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    My suggestion is focus on one thing at a time, but take note of all ideas. I have a word doc called Random Plots, where every plot gets about a page or so (outline, characters and other things you think of). If you write them down like that, then look at them again just a few days later, you can often see better if they are good or not. Sometimes when you get an idea, they immediatly seem so brilliant you can't let them go, when if fact, they were really bad. This has helped me focus on just a few projects at a time and seperate the good and bad ideas.
     
  11. chaoserver
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    chaoserver Member

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    Idea overload, or distraction/laziness tends to cause this. One moment you have this great novel lined up, and the next your whittling it down to a short story.

    You will either need to crack down on discipline or will need to reevaluate the kind of writer you are and move to short stories.
     
  12. Killer300
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    Killer300 Active Member

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    Thanks guys, this has helped me a lot. And, I'll try to do the idea organization thread.
     
  13. Jonathan22
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    Jonathan22 Contributing Member

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    I think the most important parts of your novel have to be characters' construction and where it is you want your novel to go in the end. If you can decide on a solid and and definite ending then you can find your other ideas will probably quite easily, with a bit of thought, fit into your plot. The characters are so important, too. If you can really develop them strongly and make the reader empathise with them, by making them realistic and personal, then you are on to something. That is what I certainly look for in a novel: well constructed characters.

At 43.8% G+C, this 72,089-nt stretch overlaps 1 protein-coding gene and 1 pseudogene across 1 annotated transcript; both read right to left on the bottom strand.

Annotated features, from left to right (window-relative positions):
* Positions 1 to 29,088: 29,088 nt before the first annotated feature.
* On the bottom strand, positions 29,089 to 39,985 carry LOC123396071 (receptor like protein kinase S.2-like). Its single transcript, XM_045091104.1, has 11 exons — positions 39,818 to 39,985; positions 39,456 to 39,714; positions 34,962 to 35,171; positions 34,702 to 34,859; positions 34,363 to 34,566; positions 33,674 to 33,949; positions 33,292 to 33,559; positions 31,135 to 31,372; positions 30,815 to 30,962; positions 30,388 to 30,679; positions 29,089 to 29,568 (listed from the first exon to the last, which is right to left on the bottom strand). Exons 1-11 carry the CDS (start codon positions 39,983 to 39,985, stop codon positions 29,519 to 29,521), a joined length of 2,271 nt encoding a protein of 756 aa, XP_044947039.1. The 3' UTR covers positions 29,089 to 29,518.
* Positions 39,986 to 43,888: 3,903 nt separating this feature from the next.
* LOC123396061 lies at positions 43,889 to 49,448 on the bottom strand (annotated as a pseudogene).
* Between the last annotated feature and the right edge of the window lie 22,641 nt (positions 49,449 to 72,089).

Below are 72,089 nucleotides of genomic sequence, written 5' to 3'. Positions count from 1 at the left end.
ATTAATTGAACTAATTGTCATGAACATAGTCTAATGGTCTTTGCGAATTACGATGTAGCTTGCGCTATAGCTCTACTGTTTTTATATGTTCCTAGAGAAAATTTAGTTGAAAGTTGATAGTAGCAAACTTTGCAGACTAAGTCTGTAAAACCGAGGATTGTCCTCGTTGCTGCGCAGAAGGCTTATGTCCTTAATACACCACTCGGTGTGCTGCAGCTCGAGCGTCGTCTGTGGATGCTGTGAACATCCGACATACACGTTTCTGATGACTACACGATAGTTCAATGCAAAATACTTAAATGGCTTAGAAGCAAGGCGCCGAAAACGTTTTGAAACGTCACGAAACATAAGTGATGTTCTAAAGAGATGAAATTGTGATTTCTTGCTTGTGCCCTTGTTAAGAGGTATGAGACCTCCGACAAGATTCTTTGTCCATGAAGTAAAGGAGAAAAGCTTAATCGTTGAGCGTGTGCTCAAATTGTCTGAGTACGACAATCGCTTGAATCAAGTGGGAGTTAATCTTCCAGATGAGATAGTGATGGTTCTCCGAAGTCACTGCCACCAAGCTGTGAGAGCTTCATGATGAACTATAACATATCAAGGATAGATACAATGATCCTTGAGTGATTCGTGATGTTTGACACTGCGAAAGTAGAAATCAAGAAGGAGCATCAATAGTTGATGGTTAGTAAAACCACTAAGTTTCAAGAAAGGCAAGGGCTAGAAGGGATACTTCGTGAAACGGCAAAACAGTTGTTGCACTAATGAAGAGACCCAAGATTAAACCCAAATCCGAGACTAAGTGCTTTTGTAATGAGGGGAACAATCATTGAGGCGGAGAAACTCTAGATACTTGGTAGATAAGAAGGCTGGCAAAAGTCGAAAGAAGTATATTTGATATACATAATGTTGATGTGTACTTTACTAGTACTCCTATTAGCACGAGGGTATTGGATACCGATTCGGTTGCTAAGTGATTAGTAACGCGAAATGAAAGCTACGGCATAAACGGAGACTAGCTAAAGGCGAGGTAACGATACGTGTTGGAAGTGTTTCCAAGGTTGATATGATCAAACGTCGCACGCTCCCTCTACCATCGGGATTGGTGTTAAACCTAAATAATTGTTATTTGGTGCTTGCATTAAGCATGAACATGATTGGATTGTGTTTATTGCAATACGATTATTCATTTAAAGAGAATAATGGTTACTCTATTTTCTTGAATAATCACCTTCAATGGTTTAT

14. Killer300
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    Killer300 Active Member

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    Well, since I have characters screaming in my head all day details about their lives and so on, yeah I think I can do that.:)

    The ending, sometimes I have an idea of it, but no earthly idea of how to get there. It's time to try though.
     
  15. Sundae
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    Sundae Contributing Member

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    I have the same thing with the ideas, though, they don't plague me.

    Lol, someone once described me as a "snowball," because once I got one idea, I keep getting another and another and it doesn't slow down or stop. I just get bigger.

    But regardless of how many ideas you get, I would assume that there should be some level of measurement in which you can differentiate strong ones from weak ones. In my case, I find that the strong ones haunt me and every other idea that I get after it sort of molds itself to make those strong ideas stronger because the strong ones want to be written.

    Either way, I'm not sure. Perhaps you can try small writing exercises to help you. Make a bullet list of random ideas (that do not tie to each other,) then randomly pick two that and label them strong and two that should be weak. And write a story on it.

    Your piece should focus on making the strong ideas strong and your weak ideas merely a support for your stronger ideas. It's like working within a set circle but allowing you to use other ideas... but just making sure that you are focused on what is important.

    Anyways, good luck.
     
  16. Killer300
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    Killer300 Active Member

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    Thanks, this thread is really helping me out.
     
  17. Simplistic
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    Simplistic Member

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    Build yourself a mapout of what you want to do with your story, write your ideas on paper. Memories and ideas may fade, but lead and ink are permanent on the paper.
     
  18. Deleth
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    Deleth Member

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    Ah Tangents, don't you love them?
    I don't.